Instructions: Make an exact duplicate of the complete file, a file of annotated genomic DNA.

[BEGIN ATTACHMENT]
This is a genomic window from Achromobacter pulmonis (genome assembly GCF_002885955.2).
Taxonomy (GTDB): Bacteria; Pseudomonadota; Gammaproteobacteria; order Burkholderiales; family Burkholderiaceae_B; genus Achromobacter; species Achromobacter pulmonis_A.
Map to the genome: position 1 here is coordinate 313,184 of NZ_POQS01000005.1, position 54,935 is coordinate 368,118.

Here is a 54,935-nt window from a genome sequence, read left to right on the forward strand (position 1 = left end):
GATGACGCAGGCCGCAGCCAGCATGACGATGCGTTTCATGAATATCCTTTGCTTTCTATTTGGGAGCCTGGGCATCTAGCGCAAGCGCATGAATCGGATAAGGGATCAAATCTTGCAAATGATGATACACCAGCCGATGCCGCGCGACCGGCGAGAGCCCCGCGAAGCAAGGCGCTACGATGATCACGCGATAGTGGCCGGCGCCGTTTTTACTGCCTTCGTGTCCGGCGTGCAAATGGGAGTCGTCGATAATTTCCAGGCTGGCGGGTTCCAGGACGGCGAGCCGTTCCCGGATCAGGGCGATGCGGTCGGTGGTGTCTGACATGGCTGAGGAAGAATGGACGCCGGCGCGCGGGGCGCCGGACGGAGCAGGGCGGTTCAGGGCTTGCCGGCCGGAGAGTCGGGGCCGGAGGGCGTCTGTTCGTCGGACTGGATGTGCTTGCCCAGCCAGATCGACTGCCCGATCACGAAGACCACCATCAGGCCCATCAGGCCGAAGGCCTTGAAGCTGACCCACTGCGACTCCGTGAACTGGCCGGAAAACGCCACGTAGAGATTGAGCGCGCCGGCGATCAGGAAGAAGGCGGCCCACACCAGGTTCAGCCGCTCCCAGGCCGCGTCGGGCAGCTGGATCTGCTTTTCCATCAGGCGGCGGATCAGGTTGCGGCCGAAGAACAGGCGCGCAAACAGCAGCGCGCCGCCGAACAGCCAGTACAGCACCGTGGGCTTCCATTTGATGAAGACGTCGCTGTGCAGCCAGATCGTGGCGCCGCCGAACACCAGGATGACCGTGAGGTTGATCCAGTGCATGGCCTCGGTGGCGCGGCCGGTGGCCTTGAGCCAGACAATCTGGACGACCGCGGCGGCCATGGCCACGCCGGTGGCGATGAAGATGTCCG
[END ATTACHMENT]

This is a genomic window from Achromobacter pulmonis (genome assembly GCF_002885955.2).
Taxonomy (GTDB): Bacteria; Pseudomonadota; Gammaproteobacteria; order Burkholderiales; family Burkholderiaceae_B; genus Achromobacter; species Achromobacter pulmonis_A.
Map to the genome: position 1 here is coordinate 313,184 of NZ_POQS01000005.1, position 54,935 is coordinate 368,118.

Here is a 54,935-nt window from a genome sequence, read left to right on the forward strand (position 1 = left end):
GATGACGCAGGCCGCAGCCAGCATGACGATGCGTTTCATGAATATCCTTTGCTTTCTATTTGGGAGCCTGGGCATCTAGCGCAAGCGCATGAATCGGATAAGGGATCAAATCTTGCAAATGATGATACACCAGCCGATGCCGCGCGACCGGCGAGAGCCCCGCGAAGCAAGGCGCTACGATGATCACGCGATAGTGGCCGGCGCCGTTTTTACTGCCTTCGTGTCCGGCGTGCAAATGGGAGTCGTCGATAATTTCCAGGCTGGCGGGTTCCAGGACGGCGAGCCGTTCCCGGATCAGGGCGATGCGGTCGGTGGTGTCTGACATGGCTGAGGAAGAATGGACGCCGGCGCGCGGGGCGCCGGACGGAGCAGGGCGGTTCAGGGCTTGCCGGCCGGAGAGTCGGGGCCGGAGGGCGTCTGTTCGTCGGACTGGATGTGCTTGCCCAGCCAGATCGACTGCCCGATCACGAAGACCACCATCAGGCCCATCAGGCCGAAGGCCTTGAAGCTGACCCACTGCGACTCCGTGAACTGGCCGGAAAACGCCACGTAGAGATTGAGCGCGCCGGCGATCAGGAAGAAGGCGGCCCACACCAGGTTCAGCCGCTCCCAGGCCGCGTCGGGCAGCTGGATCTGCTTTTCCATCAGGCGGCGGATCAGGTTGCGGCCGAAGAACAGGCGCGCAAACAGCAGCGCGCCGCCGAACAGCCAGTACAGCACCGTGGGCTTCCATTTGATGAAGACGTCGCTGTGCAGCCAGATCGTGGCGCCGCCGAACACCAGGATGACCGTGAGGTTGATCCAGTGCATGGCCTCGGTGGCGCGGCCGGTGGCCTTGAGCCAGACAATCTGGACGACCGCGGCGGCCATGGCCACGCCGGTGGCGATGAAGATGTCCG